Traverse City Record-Eagle

News From 100 Years Ago

June 27, 2011

News from 100 Years Ago: 06/27/2011

• The regular meeting of the executive committee of the Bureau of Associated Charities was held last Monday. Any person requiring the aid of the bureau for charity or employment, should call Citizen's phone 239. The following ladies have cheerfully given their services gratis to this work: Miss Grace Payson, Miss Rose Schager, Miss Della Gillett, Miss Florence Hills, Miss Florence Caldwell, Mrs. H. J. Curtis and Mrs. Charles Irish.

• Miss Miriama Heydon, accompanied by her brother Frank, arrived in the city today from Cincinnati where she graduated from the Bartholomew Clifton School. She has been a student at the academy for the past two years.

• Roy Pace, of Strathmore, Pa., passed through the city last week enroute to Old Mission where he will spend the summer. Mr. Pace's appearance is the first result of the booklets being sent out by the publicity bureau. Mr. Pace selected Old Mission from among the many attractively described northern resorts and this is his first visit to the Grand Traverse region.

• The marriage of Miss Lillie Weiss, daughter of Mrs. J. J. Weiss of Bay Street, to Otto Purtner, of Leelanau County, was quietly solemnized last Wednesday at the home of the bride's parents in the presence of a small company of friends and relatives. After a short trip through Leelanau County, Mr. and Mrs. Purtner will make their home in this city.

• During a heavy sea last week, the outlet dam into Crystal Lake was washed out and a great deal of damage done. The force of water weakened the Ann Arbor railroad bridge making it unsafe, but the highway bridge was not damaged at all. During the storm several boats were washed upon shore, some of them being badly damaged.

• Mrs. Betsey Ann Mahn, of Cedar, passed away last Sunday at the home of her daughter, Mrs. Russel Fisher, of Maple City, after an illness that confined her to a bed for seven weeks. Mrs. Mahn was one of the early settlers of Leelanau County having lived here since Aug. 27, 1867. A review of her life would be a story of industry, frugality and sacrifice that is seldom equaled. She leaves 10 children.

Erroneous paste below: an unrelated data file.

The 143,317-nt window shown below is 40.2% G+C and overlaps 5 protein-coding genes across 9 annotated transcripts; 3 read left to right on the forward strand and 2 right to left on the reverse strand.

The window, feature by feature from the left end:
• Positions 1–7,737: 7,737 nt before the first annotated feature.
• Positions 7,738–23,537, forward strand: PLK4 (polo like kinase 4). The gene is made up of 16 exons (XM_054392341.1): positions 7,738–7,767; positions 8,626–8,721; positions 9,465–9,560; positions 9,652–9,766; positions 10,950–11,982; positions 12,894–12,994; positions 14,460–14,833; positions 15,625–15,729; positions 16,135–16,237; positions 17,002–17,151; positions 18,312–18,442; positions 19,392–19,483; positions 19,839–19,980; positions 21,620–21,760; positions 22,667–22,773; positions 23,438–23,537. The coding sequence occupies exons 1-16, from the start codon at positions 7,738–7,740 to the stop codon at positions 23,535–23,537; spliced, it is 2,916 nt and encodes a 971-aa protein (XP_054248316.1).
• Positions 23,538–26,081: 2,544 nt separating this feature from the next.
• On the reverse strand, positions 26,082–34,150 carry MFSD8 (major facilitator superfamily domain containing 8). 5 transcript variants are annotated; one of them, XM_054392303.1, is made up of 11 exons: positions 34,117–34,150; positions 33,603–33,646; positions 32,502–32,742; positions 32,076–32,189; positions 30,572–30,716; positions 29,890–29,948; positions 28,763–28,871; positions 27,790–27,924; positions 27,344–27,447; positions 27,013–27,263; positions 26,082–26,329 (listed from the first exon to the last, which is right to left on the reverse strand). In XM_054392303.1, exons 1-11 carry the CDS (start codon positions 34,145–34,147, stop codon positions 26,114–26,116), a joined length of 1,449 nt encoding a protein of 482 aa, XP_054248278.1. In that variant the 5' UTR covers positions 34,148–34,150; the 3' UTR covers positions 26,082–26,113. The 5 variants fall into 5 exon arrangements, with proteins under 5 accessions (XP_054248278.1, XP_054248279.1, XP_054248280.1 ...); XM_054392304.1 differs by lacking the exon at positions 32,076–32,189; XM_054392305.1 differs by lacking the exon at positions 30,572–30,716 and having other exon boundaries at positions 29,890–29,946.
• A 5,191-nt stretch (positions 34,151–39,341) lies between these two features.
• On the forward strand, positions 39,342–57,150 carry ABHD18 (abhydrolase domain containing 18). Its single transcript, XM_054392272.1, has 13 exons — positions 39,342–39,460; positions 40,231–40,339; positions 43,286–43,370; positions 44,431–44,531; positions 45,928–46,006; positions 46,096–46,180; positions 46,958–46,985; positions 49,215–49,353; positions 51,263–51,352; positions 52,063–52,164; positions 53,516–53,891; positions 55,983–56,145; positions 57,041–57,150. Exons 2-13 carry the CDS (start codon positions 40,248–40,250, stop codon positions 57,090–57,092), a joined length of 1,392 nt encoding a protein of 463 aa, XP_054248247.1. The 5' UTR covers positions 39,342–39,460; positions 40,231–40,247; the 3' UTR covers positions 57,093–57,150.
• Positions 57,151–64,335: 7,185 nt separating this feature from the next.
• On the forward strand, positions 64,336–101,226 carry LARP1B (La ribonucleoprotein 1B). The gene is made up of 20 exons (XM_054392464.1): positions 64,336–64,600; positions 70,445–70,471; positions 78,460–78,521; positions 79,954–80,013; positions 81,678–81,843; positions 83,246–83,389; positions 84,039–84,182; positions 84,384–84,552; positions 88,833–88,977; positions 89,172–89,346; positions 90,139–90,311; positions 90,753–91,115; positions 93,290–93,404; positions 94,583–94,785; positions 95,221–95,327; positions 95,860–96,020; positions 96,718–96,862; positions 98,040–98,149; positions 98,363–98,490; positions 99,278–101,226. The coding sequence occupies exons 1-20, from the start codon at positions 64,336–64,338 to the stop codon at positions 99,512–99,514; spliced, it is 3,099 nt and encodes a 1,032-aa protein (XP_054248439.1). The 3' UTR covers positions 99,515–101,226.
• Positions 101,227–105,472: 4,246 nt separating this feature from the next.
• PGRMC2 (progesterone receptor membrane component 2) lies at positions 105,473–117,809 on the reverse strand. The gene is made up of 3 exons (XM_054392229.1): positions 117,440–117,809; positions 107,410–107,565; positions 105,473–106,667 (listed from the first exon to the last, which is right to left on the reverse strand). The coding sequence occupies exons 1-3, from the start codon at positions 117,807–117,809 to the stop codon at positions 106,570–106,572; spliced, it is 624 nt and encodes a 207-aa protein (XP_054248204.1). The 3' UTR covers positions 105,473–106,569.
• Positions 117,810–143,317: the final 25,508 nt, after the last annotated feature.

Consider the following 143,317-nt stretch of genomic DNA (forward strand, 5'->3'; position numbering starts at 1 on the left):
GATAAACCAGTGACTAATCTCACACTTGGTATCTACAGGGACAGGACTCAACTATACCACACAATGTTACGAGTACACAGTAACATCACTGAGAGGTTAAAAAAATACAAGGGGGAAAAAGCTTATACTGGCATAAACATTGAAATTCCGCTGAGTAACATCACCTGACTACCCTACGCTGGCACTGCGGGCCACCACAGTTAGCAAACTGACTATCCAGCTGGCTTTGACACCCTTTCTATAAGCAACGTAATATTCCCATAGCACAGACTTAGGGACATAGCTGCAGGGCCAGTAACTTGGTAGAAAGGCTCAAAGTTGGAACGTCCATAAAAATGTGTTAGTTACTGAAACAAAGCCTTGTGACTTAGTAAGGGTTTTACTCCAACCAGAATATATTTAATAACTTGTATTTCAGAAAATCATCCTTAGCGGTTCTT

• Twelve of Mrs. Lizzie Aldridge's friends in Springfield pleasantly entertained her Thursday afternoon on her 50th birthday, each one presenting her with a gift. After visiting during the afternoon, a delicious supper of cakes, sandwiches, salads, pickles and lemonade was served.

• Miss Bernice Sayers returned to her home in North Paradise Friday evening from Petoskey where she has been since last September owing to her bad health. She will remain at home for some time.

• Last winter, the citizens of Good Harbor noticed several articles in various papers of the P. M. R. R. coming into that area via Leelanau, starting at somewhere near Empire and going as far as Leland. It certainly would be a blessing to the farmer of the northwest side of that county, a boon to the resorter and a money maker for all businesses.

• Mrs. Bennett completed arrangements for opening the dining room at Edgewood last Wednesday. The fish suppers that are so popular will be continued during the season as last year.

• B. J. Brubaker arrived in the city last evening from Harbor Springs. He will remain for several days as the guest of friends and to transact business.

• Advice on deportment: A true gentleman tips his hat to greet a lady, opens doors and always walks on the outside.

• Medical advice of a century ago: A convalescing patient should be spared against any intense mental emotion or intellectual excitement.

• Best buy of the week: Folding Go-Carts, $2.25 at J. W. Slater.

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